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Hierarchy of Information

Not all of your data is equally important. Some things are more important than others. It’s your job as the creator of a guided analytics application to prioritize information, to create a hierarchy for users to better understand the information. There is an implied level of importance based on where you place something and what it looks like.

Be on the front page

Being on the first page someone sees when starting an experience is best. Like the front page of a newspaper the Dashboard of an application has an added level of importance by the very nature of being first. What you choose to lead with says a lot about what you want your audience to know above all else. It isn't that the subsequent pages aren't important it is just that they are perceived as less important in the hierarchy of pages because they aren't first. Leading with a Dashboard page is all a part of the DAR methodology which is a useful way to organize your content across multiple pages.

Top of the page

Like being the first page a user sees, being at the top of the page is prime real-estate. Designers use placement to denote importance online all the time. In ecommerce design the top area (the Aspot) is the largest marketing space and has the greatest prominence. From there subsequent spaces (B spots, C spots, etc.) cascade down the page in lesser and lesser importance. The further down the page something is, the less important it is. Content at the top of the page sits above the fold (to reference newspapers again) and therefor should be universally seen by users on any device resolution before scrolling.

F formation down the page

While we may read long-form content in a Z formation down a page we scan/read most online content in an F formation. We read the first line, then a bit of the second line, then sort of work our way down the left side of a page hunting for keywords. This works for article pages online but it also works with larger object oriented pages like shopping experiences with product photos. Again this reaffirms that the content at the top of the page is the most important real-estate on a page especially the top left. The top of the page gives a reader an idea of what content a page may contain and the scent of whether or not he/she is on the right track to finding what they are looking for.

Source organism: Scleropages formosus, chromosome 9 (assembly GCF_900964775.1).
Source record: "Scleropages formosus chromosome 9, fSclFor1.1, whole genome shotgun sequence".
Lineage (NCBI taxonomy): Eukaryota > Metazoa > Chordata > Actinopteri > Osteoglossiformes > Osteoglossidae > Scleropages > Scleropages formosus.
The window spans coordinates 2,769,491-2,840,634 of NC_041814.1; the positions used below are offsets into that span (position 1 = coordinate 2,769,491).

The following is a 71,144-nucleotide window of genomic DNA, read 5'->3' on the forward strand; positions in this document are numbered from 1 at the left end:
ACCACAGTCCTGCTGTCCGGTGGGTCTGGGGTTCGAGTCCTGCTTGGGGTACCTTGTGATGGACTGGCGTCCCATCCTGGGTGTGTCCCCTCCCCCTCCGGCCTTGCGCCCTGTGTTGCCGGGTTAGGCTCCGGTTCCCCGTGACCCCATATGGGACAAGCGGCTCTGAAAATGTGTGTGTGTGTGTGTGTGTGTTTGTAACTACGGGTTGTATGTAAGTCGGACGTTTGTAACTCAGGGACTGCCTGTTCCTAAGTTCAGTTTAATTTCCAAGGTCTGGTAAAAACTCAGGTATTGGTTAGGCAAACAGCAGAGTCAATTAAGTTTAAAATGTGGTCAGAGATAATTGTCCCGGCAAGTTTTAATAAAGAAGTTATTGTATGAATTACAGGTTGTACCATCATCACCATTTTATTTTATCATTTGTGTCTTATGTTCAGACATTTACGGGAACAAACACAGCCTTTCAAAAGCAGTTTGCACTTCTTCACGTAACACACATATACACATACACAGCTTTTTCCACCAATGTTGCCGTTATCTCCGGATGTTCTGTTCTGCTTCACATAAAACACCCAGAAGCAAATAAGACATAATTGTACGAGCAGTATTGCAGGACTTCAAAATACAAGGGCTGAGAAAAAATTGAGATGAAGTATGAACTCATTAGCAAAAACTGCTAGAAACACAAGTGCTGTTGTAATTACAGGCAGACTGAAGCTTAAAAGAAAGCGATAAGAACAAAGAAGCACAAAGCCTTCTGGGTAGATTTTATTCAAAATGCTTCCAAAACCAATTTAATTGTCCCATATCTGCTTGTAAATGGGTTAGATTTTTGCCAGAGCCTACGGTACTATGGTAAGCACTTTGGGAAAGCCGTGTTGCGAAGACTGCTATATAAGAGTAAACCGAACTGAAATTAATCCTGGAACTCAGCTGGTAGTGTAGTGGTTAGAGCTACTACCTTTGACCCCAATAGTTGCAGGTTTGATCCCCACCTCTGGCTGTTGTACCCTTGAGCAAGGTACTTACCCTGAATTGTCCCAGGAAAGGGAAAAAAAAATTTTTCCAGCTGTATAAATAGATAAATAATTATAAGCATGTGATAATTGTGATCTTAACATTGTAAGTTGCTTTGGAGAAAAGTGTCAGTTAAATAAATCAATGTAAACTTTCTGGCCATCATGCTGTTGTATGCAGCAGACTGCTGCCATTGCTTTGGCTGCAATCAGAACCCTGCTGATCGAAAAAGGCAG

Other than being at the top of the first page a final technique to denote importance is how you choose to size & style your content. Most people are familiar with this concept as it applies to typography. Magazines, newspapers, websites, etc. all make the most important information the largest type size. As the type sizes are reduced the implied importance of that information is also diminished. You can also use contrast to set some information apart from the rest. Where all of your text is a dark gray perhaps one part is bright red. Where most of your lines in a line chart follow a similar color scheme, perhaps one contrasts that scheme to stand out. Essentially you are telling the user that this thing that visually stands apart from the rest is important and something they should focus on.

Establishing a hierarchy of information is beneficial to the user of a guided analytics application because it reduces the cognitive load of the user. When users don't have to sift through all of the content to decided what is most important they have more time to focus on using the application and meeting their business needs.

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Thank You for this post. Design is not always intuitive.



Valued Contributor

Hi Michael

Thanks for the information.

Design an app is not a easy task, and this kind of information helps a lot.


Valued Contributor II

Hi Michael

Thank you for good information. if you can add some graphic in your article will be wonderful. as what you point out all are very impt in order to achieve story telling effect on data presentation.


Honored Contributor III

Excellent design tips! Thanks!